Either way, friendly nature of Laotians along with their genuine smiles and undying willingness to help will make any visitor’s stay enjoyable and fulfilling. From my own perspective, even though there was constant language barrier, I’ve never actually felt lost. Instead, wherever I went, the embrace and appreciation of my presence was evident with many hands and mouth ready to interrupt whatever they are doing to offer their help should you look confused or somehow feel uneasy. Best of all, in Laos, the people will help you with genuine intentions to help, not to scam you or rip you off like it happens in Cambodia where I was prior to coming to Laos.

All in all, even though few people speak English in Laos, you’ll find that genuine will to help goes a long way even if language barrier prevents verbal communication.

Traveling Solo vs Traveling with a Friend – Advantages and Disadvantages

I went to Cuba with my good friend Barb. She’s an enthusiastic young woman who’s both smart and attractive. Because accommodation and car rental prices would remain the same whether they serve one person or two, I thought that if I were to take that trip with a friend instead of going solo, the price would be more bearable and we could both enjoy an affordable, yet action packed vacation. This was in fact true and having Barb with me proved to have further advantages. If you’re in a country where average monthly wage equals to what you spend on a nice dinner for two back home, you get hustled a lot. This is understandable because one dollar is a lot of money for those people. However, regardless of how much you can relate and how much you would like to help, there is only so much you can do before you run out of resources and patience to put up with this. Hustling in third world countries is overwhelming and follows you on every step of your trip. Sooner or later it’s bound to get extremely irritating.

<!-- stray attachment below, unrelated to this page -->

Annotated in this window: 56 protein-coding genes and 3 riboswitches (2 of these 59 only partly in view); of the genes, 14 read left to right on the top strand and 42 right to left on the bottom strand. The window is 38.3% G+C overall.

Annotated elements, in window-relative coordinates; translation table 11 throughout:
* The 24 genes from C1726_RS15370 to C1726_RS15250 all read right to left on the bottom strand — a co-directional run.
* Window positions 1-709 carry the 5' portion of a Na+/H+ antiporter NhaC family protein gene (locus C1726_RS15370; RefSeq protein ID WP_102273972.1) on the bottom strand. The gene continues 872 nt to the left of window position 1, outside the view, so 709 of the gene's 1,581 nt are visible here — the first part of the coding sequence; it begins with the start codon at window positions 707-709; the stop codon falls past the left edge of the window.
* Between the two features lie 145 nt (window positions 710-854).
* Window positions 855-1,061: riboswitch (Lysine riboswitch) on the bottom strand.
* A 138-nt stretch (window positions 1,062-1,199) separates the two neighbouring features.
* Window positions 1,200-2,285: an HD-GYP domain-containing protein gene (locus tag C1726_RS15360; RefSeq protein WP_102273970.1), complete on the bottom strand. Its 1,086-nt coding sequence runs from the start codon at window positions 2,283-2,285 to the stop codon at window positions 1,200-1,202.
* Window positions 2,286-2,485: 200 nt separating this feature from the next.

Photo: Me and My Friend Barb Traveling Together to Cuba. Picture Taken on a Plane to Varadero
Photo: Me and My Friend Barb Traveling Together to Cuba. Picture Taken on a Plane to Varadero